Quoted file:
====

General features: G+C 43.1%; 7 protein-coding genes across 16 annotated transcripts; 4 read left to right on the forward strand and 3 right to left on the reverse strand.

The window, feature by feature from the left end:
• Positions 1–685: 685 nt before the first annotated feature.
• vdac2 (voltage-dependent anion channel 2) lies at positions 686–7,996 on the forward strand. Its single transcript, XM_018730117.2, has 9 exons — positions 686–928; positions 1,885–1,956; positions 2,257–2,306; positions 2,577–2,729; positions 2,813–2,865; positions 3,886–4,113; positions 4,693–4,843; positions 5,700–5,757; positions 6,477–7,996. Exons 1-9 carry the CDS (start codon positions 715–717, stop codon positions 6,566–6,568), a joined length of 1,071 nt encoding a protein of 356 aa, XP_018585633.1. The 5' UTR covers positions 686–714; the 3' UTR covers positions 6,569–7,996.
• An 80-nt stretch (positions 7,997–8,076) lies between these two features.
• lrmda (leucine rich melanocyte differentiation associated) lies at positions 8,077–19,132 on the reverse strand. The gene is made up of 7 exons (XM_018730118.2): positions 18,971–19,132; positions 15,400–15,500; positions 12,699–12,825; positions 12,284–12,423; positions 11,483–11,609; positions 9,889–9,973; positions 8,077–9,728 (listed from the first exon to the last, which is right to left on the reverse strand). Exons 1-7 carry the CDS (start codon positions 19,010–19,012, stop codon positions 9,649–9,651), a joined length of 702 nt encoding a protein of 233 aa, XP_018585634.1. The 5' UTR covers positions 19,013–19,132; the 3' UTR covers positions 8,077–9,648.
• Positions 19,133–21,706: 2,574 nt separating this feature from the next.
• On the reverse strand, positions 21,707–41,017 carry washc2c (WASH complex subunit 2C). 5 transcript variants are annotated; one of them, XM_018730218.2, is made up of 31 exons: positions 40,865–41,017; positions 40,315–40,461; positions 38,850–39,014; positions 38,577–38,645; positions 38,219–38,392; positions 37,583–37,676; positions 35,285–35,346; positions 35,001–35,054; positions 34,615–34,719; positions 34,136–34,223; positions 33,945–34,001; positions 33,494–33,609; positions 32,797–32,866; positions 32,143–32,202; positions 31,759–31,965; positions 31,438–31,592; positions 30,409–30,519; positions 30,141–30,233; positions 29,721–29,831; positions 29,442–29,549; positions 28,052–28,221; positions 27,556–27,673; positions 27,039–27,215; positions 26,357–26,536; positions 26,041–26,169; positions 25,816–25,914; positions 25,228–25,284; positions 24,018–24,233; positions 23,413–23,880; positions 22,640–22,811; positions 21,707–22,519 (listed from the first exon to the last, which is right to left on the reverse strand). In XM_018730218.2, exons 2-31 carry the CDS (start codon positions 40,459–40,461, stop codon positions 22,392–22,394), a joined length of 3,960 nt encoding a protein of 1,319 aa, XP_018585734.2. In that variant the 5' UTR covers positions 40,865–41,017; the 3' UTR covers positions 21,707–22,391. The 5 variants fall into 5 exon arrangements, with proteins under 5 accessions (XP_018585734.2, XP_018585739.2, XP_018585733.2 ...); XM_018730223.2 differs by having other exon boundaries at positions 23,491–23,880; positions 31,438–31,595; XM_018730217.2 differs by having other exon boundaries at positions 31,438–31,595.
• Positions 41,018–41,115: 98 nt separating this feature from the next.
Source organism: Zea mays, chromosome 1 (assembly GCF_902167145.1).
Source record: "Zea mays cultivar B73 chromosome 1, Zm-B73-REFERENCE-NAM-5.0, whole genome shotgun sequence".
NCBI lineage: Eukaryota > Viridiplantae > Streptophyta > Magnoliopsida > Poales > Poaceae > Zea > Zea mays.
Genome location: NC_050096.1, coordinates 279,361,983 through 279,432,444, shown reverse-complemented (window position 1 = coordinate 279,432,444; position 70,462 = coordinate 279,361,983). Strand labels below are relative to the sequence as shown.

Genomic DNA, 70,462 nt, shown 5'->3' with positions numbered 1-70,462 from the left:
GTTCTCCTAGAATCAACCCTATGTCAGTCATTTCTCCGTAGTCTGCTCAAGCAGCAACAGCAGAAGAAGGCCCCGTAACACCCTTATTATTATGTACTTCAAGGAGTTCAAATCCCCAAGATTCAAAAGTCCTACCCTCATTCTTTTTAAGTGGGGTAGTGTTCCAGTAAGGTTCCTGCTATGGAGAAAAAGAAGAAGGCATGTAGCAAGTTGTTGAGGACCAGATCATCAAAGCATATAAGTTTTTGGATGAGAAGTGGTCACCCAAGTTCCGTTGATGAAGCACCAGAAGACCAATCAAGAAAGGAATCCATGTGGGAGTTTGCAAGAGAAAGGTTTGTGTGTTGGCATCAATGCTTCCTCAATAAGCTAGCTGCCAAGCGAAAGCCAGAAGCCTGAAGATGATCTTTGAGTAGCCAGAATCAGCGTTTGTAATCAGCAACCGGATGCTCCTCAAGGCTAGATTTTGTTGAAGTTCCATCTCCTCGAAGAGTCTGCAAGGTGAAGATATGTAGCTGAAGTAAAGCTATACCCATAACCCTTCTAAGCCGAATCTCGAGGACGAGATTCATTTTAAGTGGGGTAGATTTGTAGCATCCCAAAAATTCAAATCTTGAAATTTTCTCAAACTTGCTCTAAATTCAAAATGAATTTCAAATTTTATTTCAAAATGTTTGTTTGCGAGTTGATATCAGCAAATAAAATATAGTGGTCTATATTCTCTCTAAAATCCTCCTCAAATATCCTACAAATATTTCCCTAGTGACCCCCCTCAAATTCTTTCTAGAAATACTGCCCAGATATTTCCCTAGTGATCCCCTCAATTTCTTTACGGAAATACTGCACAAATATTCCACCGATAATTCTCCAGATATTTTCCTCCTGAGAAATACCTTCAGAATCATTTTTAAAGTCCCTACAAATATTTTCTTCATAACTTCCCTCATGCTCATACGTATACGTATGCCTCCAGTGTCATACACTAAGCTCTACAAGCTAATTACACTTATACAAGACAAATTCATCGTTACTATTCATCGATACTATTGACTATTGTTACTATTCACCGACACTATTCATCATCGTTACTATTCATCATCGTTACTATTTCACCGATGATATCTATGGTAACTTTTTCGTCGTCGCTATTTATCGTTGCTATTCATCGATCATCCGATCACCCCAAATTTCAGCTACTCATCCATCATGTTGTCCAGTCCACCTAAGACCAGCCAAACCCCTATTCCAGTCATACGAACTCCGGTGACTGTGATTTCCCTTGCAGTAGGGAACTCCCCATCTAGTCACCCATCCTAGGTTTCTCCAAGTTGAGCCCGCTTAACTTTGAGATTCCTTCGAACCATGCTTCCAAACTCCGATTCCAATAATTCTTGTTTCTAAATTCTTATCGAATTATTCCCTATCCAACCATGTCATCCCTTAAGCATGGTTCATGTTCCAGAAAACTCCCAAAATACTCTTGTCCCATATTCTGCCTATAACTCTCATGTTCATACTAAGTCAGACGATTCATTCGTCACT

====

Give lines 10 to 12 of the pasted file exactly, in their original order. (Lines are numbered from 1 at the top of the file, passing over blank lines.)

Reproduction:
Source organism: Zea mays, chromosome 1 (assembly GCF_902167145.1).
Source record: "Zea mays cultivar B73 chromosome 1, Zm-B73-REFERENCE-NAM-5.0, whole genome shotgun sequence".
NCBI lineage: Eukaryota > Viridiplantae > Streptophyta > Magnoliopsida > Poales > Poaceae > Zea > Zea mays.